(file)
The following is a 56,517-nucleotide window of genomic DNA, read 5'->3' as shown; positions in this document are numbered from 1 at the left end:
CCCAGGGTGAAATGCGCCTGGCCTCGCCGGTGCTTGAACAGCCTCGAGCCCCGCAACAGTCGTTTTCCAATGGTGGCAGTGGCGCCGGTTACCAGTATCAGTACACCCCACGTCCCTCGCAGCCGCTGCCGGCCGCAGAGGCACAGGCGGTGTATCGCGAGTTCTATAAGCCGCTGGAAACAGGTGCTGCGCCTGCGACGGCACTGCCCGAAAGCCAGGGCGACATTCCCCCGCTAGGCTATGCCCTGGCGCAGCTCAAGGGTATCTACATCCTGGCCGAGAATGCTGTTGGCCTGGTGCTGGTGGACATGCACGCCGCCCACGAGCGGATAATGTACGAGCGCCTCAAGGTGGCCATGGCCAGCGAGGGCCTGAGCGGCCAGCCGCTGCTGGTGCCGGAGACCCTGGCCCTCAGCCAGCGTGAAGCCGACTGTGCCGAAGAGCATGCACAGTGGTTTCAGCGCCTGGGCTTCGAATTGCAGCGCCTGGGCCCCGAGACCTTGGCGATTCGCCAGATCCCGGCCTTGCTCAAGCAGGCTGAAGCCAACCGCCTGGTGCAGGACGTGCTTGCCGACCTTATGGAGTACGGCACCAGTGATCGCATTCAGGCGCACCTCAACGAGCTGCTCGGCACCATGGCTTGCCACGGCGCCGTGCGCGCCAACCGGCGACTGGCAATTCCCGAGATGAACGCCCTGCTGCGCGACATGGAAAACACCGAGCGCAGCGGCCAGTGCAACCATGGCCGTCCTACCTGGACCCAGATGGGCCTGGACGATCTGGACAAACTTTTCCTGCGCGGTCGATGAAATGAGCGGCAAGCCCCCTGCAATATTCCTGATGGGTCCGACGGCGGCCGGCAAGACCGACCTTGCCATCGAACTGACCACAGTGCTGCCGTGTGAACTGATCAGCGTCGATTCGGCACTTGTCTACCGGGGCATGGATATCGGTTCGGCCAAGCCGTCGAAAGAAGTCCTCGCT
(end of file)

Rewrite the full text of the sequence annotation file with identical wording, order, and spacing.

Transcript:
The following is a 56,517-nucleotide window of genomic DNA, read 5'->3' as shown; positions in this document are numbered from 1 at the left end:
CCCAGGGTGAAATGCGCCTGGCCTCGCCGGTGCTTGAACAGCCTCGAGCCCCGCAACAGTCGTTTTCCAATGGTGGCAGTGGCGCCGGTTACCAGTATCAGTACACCCCACGTCCCTCGCAGCCGCTGCCGGCCGCAGAGGCACAGGCGGTGTATCGCGAGTTCTATAAGCCGCTGGAAACAGGTGCTGCGCCTGCGACGGCACTGCCCGAAAGCCAGGGCGACATTCCCCCGCTAGGCTATGCCCTGGCGCAGCTCAAGGGTATCTACATCCTGGCCGAGAATGCTGTTGGCCTGGTGCTGGTGGACATGCACGCCGCCCACGAGCGGATAATGTACGAGCGCCTCAAGGTGGCCATGGCCAGCGAGGGCCTGAGCGGCCAGCCGCTGCTGGTGCCGGAGACCCTGGCCCTCAGCCAGCGTGAAGCCGACTGTGCCGAAGAGCATGCACAGTGGTTTCAGCGCCTGGGCTTCGAATTGCAGCGCCTGGGCCCCGAGACCTTGGCGATTCGCCAGATCCCGGCCTTGCTCAAGCAGGCTGAAGCCAACCGCCTGGTGCAGGACGTGCTTGCCGACCTTATGGAGTACGGCACCAGTGATCGCATTCAGGCGCACCTCAACGAGCTGCTCGGCACCATGGCTTGCCACGGCGCCGTGCGCGCCAACCGGCGACTGGCAATTCCCGAGATGAACGCCCTGCTGCGCGACATGGAAAACACCGAGCGCAGCGGCCAGTGCAACCATGGCCGTCCTACCTGGACCCAGATGGGCCTGGACGATCTGGACAAACTTTTCCTGCGCGGTCGATGAAATGAGCGGCAAGCCCCCTGCAATATTCCTGATGGGTCCGACGGCGGCCGGCAAGACCGACCTTGCCATCGAACTGACCACAGTGCTGCCGTGTGAACTGATCAGCGTCGATTCGGCACTTGTCTACCGGGGCATGGATATCGGTTCGGCCAAGCCGTCGAAAGAAGTCCTCGCT